Some sad news in the world of import racing came last Thursday, when it was announced that Speedfactory Racing’s world record-holding EG Civic was destroyed in a crash. What’s even more tragic, it was wrecked in a final world record attempt before they planned to retire the vehicle this year. Fortunately driver James Kempf is alive, though hospitalized, but the car has been completely destroyed.
The Speedfactory Civic is famous in the world of drag racing. At the time of the collision, it held the world record for World’s Fastest FWD car with a quarter-mile time of 7.47 seconds at 215.48 mph. However, that doesn’t even come close to describing the car’s accomplishments. Kempf and his Civic have changed the world of drag racing entirely.
The Civic’s exploits spans 12 years, an eon in the world of drag racing. When Speedfactory first started to set records, it was during a revival in import drag racing right after the global financial crisis of 2008. While the records for the first single-digit passes in FWD cars were accomplished with fully tube framed vehicles with wheelie bars in the early 2000s, fans began to turn towards independent shops who were making moves in the SFWD class, loosely defined as Street Front Wheel Drive cars. The popularity of these vehicles reached a fever pitch as the recession leveled the playing field financially, and the tube frame monsters of the early 2000s began to disappear.
In 2008, Englishtown Raceway held the Outlaw Shootout, which required a factory chassis with functional doors and included several other rules designed to make cars in the series very similar to street-legal cars. The terminology would eventually be adopted across the import drag world as Outlaw Class, a more refined description of what SFWD cars were.
Honda Tuning magazine saw itself weather the recession partially due to the tales of these vehicles. Records were set and demolished nearly monthly in the import drag racing world. During this time a small tuning shop from Tacoma, Washington began to gain notoriety with their EG hatch coming out of left field and quickly becoming one of the nation’s fastest Hondas.
While Tony Palo and T1 Race Development first broke into the 8-second range with an SFWD car, it was James Kempf and the Speedfactory Civic who took that mantle and ran with it. In 2012, their 350,000-mile EG Civic was the first in the 8.20s with a time of 8.29 at 185.21 mph. They followed that up with several slower passes that had a trap speed in the 190 MPH range.
As Speedfactory and James Kempf dialed in the Civic, they found themselves knocking down barriers left and right. 8.20s, 8.10s, and 8.00s all fell to this team seemingly effortlessly. Then they broke into the massive 7-second range and began giving the world’s fastest GT-R a run for its money. That was merely a footnote however, as they soon broke down one of the most elusive barriers of FWD drag racing, surpassing 200 mph.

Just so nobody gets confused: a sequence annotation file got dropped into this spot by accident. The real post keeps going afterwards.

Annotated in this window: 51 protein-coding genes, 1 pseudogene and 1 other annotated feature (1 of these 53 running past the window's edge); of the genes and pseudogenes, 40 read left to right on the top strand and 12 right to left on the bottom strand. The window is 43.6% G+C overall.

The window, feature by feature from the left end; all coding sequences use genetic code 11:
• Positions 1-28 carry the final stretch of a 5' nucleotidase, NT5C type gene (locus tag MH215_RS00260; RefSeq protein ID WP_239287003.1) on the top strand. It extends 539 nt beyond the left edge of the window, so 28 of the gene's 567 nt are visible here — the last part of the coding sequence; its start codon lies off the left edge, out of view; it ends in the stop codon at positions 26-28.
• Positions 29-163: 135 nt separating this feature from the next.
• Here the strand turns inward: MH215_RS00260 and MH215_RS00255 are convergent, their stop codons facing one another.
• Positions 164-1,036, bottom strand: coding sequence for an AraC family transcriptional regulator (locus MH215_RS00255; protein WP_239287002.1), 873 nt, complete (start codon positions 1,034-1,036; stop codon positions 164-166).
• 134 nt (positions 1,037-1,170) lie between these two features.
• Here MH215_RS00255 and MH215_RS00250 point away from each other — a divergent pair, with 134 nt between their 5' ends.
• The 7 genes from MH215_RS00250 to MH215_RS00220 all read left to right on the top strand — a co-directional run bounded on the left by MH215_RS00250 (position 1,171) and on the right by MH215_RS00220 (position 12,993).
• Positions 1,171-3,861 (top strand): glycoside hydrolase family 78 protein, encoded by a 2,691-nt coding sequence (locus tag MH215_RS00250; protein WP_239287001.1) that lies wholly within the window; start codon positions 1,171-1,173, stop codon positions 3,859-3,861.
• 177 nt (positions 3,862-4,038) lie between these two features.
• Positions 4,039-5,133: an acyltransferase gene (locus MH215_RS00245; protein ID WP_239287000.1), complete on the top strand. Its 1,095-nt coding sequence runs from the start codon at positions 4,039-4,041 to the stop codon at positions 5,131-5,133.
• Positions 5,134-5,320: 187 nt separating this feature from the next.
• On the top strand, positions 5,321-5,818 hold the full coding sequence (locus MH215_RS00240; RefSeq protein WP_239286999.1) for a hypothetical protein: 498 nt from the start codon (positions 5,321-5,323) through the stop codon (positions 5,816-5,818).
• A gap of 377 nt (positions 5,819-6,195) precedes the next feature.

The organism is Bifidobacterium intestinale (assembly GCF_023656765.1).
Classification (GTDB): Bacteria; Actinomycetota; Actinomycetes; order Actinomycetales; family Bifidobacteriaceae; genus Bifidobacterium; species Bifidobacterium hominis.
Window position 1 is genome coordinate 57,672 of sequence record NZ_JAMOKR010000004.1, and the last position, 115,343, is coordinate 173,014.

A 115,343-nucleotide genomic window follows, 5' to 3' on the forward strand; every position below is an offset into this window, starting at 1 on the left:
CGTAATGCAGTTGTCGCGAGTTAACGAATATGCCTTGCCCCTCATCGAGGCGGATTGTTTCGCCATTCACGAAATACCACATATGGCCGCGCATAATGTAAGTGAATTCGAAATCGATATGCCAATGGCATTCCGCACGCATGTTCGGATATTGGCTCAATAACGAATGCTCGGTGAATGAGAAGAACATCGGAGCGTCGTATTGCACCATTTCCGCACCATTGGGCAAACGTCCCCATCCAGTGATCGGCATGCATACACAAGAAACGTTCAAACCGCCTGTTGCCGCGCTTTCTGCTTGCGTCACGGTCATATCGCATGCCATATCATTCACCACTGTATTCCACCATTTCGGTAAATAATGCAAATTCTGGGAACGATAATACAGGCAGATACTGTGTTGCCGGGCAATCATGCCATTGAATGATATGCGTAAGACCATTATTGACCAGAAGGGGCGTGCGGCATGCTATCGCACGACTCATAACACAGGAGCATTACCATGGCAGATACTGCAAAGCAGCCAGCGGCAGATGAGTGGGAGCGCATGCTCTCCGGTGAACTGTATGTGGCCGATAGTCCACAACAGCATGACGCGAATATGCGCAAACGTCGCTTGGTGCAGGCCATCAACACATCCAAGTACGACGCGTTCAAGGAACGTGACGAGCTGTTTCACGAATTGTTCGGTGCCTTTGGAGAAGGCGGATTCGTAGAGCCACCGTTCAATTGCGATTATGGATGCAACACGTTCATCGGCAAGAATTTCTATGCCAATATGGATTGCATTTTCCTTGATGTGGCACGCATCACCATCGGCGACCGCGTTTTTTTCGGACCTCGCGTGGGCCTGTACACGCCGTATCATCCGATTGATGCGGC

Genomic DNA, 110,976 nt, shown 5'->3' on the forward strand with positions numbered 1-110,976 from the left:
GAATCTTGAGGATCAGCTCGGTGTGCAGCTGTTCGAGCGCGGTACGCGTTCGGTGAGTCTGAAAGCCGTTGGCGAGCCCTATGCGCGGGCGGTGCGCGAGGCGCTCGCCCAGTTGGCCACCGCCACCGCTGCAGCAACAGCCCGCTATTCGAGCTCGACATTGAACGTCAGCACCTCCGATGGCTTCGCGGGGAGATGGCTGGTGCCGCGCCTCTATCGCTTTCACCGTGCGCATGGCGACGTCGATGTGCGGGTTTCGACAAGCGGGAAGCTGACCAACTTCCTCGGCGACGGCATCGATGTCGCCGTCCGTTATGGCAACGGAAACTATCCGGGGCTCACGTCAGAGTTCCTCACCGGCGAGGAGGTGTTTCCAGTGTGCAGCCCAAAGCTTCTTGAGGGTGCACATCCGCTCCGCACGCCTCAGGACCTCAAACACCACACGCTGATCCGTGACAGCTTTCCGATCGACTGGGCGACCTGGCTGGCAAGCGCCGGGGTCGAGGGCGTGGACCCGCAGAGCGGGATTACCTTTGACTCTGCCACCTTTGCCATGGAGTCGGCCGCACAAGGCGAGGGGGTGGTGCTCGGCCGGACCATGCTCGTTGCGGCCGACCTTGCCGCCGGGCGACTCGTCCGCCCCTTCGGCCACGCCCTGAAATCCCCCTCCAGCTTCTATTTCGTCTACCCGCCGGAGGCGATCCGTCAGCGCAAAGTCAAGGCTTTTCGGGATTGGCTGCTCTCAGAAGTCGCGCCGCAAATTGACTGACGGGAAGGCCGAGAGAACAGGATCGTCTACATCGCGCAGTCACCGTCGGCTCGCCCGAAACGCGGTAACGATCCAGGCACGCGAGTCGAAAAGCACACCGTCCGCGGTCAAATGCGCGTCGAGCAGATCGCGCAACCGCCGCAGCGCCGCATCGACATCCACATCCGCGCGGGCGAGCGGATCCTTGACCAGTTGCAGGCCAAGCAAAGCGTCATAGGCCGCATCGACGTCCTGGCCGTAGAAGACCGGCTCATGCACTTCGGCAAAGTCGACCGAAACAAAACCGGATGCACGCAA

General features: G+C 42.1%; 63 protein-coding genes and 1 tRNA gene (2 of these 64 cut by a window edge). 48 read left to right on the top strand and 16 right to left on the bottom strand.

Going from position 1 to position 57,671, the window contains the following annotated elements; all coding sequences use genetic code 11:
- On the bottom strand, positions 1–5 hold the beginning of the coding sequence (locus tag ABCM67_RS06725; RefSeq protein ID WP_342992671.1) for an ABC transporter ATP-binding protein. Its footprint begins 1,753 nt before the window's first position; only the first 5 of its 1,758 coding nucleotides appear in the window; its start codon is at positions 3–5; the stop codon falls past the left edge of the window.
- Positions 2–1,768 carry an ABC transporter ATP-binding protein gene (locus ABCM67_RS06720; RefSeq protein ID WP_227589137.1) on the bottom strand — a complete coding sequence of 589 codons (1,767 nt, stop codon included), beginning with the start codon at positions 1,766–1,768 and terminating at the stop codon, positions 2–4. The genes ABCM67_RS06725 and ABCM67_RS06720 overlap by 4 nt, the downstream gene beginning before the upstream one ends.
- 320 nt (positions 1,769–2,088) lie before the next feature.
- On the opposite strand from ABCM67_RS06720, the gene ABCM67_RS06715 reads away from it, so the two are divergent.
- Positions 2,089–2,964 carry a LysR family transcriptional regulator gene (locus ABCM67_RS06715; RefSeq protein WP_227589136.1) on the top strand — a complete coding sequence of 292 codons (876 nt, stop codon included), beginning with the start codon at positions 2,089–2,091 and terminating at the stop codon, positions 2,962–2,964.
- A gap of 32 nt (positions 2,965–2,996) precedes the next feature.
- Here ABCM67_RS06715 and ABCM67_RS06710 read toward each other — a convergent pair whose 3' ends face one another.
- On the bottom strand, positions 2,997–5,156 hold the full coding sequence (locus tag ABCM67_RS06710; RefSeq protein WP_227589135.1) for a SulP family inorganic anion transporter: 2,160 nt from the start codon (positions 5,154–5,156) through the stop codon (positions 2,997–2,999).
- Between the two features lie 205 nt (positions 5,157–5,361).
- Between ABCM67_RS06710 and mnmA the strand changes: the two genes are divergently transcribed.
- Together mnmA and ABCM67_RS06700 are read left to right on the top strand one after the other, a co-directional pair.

Their first pass over this mythical line was in 2014 at Honda Day in Atco, New Jersey. Then they hit 200 mph again at the 2016 Haltech World Finals at Maryland International Raceway, and for a little extra flavor reset the FWD record into the 7.60s. They had achieved with stock chassis a trap speed previously reserved for V8 muscle cars, Supras, and the highest echelon of AWD cars.
More recently AWD-swapped Hondas have begun giving the GT-Rs and Evos a run for their records, but to date none have been able to surpass Speedfactory’s EG Civic. It should be noted that neither NSX nor S2000 drag cars have been able to make a pass as fast as this Civic, making this the fastest Honda on a drag strip outright. If that isn’t impressive enough, we haven’t even mentioned the fact that this Civic accomplished all of this, not with a K-series engine, but with an old school B-series motor.
While we lament the loss of this truly groundbreaking vehicle we are relieved to hear that James Kempf survived the crash. Back-half collisions are some of the most dangerous at drag strips, given that the cars are at their fastest speeds. It is only exacerbated due to the fact that the Speedfactory Civic was known for having tremendous back-half capabilities.
James’s injuries include swelling in the right knee, three broken ribs, a broken scapula, punctured lung and bruised carotid artery. The largest point of concern is the carotid artery bruise due to the risk of stroke. James has since posted on social media that he only remembers bits and pieces of the run but he is expected to make a full recovery.
While the destruction of such a historic machine is a big blow, losing such a talented driver would have been a tragedy. Speedfactory will continue to race Hondas and have several other vehicles who currently hold various records. We wish James a speedy recovery and hope to see him out there setting more records with JNC-era Hondas soon.
List of records held by the Civic at time of writing:
- World’s fastest FWD car
- World’s Fastest Honda (FWD/RWD/AWD)
- World’s fastest H-Pattern manual transmission car
- World’s quickest and fastest stock unibody and non-wheelie barred FWD car
- First and only stock unibody FWD car to break the 200 mph barrier (achieved April 12, 2014)
- First stock unibody and non-wheelie barred FWD car to break into the 8.2, 8.1, 8.0, 7.9, 7.8, 7.7, 7.6, 7.5 and 7.4-second range